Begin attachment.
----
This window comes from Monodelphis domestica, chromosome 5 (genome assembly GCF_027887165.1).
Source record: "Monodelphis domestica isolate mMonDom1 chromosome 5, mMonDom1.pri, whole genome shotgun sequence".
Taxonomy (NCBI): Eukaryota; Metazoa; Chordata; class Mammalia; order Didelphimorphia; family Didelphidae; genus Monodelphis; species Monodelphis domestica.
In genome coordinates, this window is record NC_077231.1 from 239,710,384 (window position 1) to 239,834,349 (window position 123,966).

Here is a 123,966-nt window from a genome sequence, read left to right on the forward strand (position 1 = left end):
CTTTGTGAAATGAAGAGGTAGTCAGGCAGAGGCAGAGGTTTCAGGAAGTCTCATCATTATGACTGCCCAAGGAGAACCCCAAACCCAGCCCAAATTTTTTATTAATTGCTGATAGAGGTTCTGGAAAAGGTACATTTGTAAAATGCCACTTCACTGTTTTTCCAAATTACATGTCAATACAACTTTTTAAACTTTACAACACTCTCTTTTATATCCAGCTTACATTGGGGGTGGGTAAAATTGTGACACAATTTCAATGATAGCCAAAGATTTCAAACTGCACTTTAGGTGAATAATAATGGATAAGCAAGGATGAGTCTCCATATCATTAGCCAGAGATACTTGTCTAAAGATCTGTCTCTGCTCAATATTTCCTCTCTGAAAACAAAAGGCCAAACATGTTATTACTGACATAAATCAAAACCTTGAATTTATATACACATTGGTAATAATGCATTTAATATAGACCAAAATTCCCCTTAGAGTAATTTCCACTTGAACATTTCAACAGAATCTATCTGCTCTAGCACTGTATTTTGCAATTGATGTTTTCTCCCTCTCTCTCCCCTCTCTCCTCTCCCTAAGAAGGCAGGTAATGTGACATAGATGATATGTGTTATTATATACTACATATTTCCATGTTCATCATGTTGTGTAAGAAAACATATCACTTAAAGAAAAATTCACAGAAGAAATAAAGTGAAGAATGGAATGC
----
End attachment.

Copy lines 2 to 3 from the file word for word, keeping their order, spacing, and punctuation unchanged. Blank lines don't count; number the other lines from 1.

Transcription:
Source record: "Monodelphis domestica isolate mMonDom1 chromosome 5, mMonDom1.pri, whole genome shotgun sequence".
Taxonomy (NCBI): Eukaryota; Metazoa; Chordata; class Mammalia; order Didelphimorphia; family Didelphidae; genus Monodelphis; species Monodelphis domestica.